Let’s get real about alcohol in Tyler.

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Scotch & Water

Listen to the broadcast of You Tell Me on Newstalk 600 KTBB, Friday, Feb. 22, 2008

Once again, alcohol will be on a ballot in Tyler. This time, as a result of a successful petition drive by those wishing to do away with the whole private club membership dance as a pre-requisite to having a drink with your dinner in a restaurant.

The good news about alcohol sales in Texas is that the decisions are made at the local level. Alcohol sales are precinct option in Texas. It’s government close to home driven by those closest to the results thereof. That’s a good thing.

For decades, the people living in Tyler have decided on numerous occasions to keep the county “dry”. Now if you’re reading this on line, you’ll see that I put the word “dry” in quotes because in truth, Smith County is anything but dry. There’s plenty of drinking going on in Tyler. All of the restaurants are, and here are some quotation marks again, “Private clubs with memberships available.” There’s no one going to Mercado tonight who wants a margarita that won’t get one.

Those who oppose alcohol sales do so for understandable reasons. Alcohol is not a benign product. Drill in to most traffic fatalities and you’ll find alcohol at the root. Domestic crime and violence, same thing. Consume too much alcohol and you become unfit to drive or be seen in public. You become a menace, a danger to yourself and others. And for many people, any alcohol is too much. Alcoholism has destroyed countless millions of families in our history and continues to do so to this day. If you don’t like alcohol I understand why.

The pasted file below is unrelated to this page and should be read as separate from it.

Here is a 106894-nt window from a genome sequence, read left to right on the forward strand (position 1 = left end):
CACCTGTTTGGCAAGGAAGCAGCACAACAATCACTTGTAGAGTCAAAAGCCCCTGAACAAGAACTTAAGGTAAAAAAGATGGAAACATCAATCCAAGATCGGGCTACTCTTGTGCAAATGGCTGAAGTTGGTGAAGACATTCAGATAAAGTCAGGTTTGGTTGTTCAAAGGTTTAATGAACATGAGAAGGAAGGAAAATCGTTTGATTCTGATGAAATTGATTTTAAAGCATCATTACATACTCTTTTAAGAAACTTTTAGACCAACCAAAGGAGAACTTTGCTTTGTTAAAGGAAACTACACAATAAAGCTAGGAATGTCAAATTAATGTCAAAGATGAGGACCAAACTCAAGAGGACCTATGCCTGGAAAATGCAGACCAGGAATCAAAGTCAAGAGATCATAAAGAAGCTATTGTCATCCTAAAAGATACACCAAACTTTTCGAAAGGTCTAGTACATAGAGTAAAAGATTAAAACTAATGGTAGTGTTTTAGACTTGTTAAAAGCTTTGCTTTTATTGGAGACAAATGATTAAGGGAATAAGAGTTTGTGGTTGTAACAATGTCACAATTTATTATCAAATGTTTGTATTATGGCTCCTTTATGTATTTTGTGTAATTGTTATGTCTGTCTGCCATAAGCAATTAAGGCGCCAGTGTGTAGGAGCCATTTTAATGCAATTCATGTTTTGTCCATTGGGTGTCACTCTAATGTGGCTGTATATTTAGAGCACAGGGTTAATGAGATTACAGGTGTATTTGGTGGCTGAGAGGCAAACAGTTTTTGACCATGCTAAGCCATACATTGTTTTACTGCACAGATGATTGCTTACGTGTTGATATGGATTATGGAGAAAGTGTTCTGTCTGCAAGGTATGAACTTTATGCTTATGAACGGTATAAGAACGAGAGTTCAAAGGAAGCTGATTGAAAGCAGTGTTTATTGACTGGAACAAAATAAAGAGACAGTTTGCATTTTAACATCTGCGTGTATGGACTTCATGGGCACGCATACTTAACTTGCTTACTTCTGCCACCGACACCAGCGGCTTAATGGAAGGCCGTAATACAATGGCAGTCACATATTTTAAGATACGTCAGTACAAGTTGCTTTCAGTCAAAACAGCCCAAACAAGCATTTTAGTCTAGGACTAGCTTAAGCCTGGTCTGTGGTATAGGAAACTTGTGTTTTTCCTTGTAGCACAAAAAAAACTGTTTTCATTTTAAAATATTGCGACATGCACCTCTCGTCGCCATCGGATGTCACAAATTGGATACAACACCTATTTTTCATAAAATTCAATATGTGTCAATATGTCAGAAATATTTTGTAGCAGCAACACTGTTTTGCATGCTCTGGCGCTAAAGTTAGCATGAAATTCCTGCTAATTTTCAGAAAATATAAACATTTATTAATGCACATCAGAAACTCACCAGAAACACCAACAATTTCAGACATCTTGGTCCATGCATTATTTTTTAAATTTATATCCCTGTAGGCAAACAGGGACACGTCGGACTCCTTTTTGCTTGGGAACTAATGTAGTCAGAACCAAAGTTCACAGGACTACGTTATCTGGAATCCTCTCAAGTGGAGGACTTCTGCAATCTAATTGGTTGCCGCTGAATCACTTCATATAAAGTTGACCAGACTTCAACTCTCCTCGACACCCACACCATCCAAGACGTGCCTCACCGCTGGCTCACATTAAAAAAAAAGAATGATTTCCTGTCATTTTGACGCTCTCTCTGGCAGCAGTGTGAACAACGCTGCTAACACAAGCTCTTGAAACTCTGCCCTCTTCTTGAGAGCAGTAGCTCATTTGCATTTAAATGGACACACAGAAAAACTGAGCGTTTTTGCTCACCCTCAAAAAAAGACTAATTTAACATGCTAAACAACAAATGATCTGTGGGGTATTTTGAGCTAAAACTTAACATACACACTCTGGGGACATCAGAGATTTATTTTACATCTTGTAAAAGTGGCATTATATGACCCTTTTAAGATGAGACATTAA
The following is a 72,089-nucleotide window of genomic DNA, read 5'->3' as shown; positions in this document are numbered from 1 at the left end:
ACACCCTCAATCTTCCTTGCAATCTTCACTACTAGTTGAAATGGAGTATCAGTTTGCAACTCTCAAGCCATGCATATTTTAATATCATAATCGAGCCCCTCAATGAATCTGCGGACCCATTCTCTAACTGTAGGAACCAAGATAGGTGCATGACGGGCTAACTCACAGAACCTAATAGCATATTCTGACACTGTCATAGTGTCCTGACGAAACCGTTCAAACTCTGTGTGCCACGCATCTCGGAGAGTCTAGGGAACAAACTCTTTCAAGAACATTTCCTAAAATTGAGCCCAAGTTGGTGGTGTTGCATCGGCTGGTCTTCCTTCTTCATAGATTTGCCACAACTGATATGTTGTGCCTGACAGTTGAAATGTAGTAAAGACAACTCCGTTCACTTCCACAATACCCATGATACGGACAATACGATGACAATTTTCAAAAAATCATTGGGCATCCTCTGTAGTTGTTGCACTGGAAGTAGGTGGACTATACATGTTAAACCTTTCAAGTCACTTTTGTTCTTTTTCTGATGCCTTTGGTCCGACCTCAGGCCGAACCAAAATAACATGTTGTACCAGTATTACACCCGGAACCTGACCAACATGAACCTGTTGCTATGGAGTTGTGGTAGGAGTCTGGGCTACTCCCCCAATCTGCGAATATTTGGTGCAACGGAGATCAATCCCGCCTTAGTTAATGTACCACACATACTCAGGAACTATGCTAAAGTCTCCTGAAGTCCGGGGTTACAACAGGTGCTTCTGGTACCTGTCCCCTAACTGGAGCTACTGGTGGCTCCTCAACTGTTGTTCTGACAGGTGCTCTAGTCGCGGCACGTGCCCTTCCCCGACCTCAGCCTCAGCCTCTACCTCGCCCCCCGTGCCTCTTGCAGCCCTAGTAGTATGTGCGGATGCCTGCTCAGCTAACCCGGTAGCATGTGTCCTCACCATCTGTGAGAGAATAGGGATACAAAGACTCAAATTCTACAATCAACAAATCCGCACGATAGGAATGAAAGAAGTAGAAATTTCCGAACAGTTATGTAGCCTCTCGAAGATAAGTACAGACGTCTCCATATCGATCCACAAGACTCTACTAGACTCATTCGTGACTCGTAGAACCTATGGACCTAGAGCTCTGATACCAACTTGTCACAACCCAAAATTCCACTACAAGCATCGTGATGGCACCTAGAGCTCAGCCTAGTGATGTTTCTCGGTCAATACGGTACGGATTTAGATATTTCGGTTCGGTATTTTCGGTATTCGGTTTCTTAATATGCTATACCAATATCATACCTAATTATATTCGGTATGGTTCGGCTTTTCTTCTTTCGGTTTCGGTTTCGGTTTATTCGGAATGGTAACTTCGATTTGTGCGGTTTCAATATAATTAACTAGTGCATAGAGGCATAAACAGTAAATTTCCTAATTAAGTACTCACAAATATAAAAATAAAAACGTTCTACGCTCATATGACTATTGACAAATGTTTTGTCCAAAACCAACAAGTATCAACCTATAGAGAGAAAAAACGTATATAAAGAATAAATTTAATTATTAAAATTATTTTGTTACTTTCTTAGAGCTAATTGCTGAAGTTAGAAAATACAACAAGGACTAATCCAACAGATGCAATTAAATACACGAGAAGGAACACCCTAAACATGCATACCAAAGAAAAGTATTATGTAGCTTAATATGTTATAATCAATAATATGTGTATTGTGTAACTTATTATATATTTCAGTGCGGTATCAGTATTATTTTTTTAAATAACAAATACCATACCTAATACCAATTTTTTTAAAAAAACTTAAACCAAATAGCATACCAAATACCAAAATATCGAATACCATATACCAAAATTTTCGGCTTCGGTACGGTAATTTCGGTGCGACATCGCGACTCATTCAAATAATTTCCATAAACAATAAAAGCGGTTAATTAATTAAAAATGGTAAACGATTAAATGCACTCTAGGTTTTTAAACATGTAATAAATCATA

Since this segment is sponsored by a wine maker and retailer and since I’m about to do a commercial on drinking wine, it’s obvious that I consume alcohol. I do. I like a nice glass of wine with my dinner. I treat myself to a scotch in the evening on weekends. If I host a social event, we serve alcohol. With respect to consuming alcohol, I know the rules and I abide by them.

So do most people.

But the ones who don’t cause huge problems and thus, many in our community have a desire to see that no alcohol is sold. If you’re in that group, I respect your position.

But here’s a memo to you folks. It ain’t working.

Smith County is awash in beer, wine and liquor. Countless thousands of gallons of gasoline are burned every month driving to Kilgore or Coffee City. There’s no chain restaurant in the market that doesn’t serve beer, wine and cocktails. The whole private club thing is a farce. The sale of alcohol is not being restricted. The same amount of alcohol is being consumed per capita here as anywhere else in Texas.

So why this ridiculous “private club” process? Why do we want to make it more difficult for Brinker International to open restaurants in our city? Why do we want to create more paperwork and cost for entrepreneurs who are willing to risk their own capital to give us another dining choice?

Let’s join the 21st century.

I know that many are afraid that opening up alcohol sales in restaurants is the first step toward package liquor sales in Tyler. You may be right. But prohibition didn’t work. People are going to buy alcohol. Hey it’s Friday. If you don’t believe me, today’s a good day to go park yourself near the bridge over Lake Palestine on Highway 155 and watch all of your friends make a liquor store run this afternoon.

Why do we want the sales tax revenue to leave the county if we’re not curtailing the behavior?

Liquor stores can become eyesores. But the Town of Addison, a suburb of Dallas, voted years ago to allow package sales because a large swath of north Dallas is dry. They saw a business opportunity but they saw the potential downside. So liquor sales take place within strict zoning guidelines. There are rules about storefront appearance and signage. The Town of Addison sat down and thought out a rational way to sell package liquor and they have prospered for having done so.

Tyler is a growing city. It is making us all more wealthy because it is attracting in-migration and investment that is causing property values to appreciate. It’s time for rational and realistic rules on the sale of alcohol. What we have now is a charade.

Paul Gleiser

Paul L. Gleiser is president of Gleiser Communications, LLC, licensee of radio stations KTBB 97.5 FM/AM600, 92.1 The Team FM & KYZS in Tyler-Longview, Texas.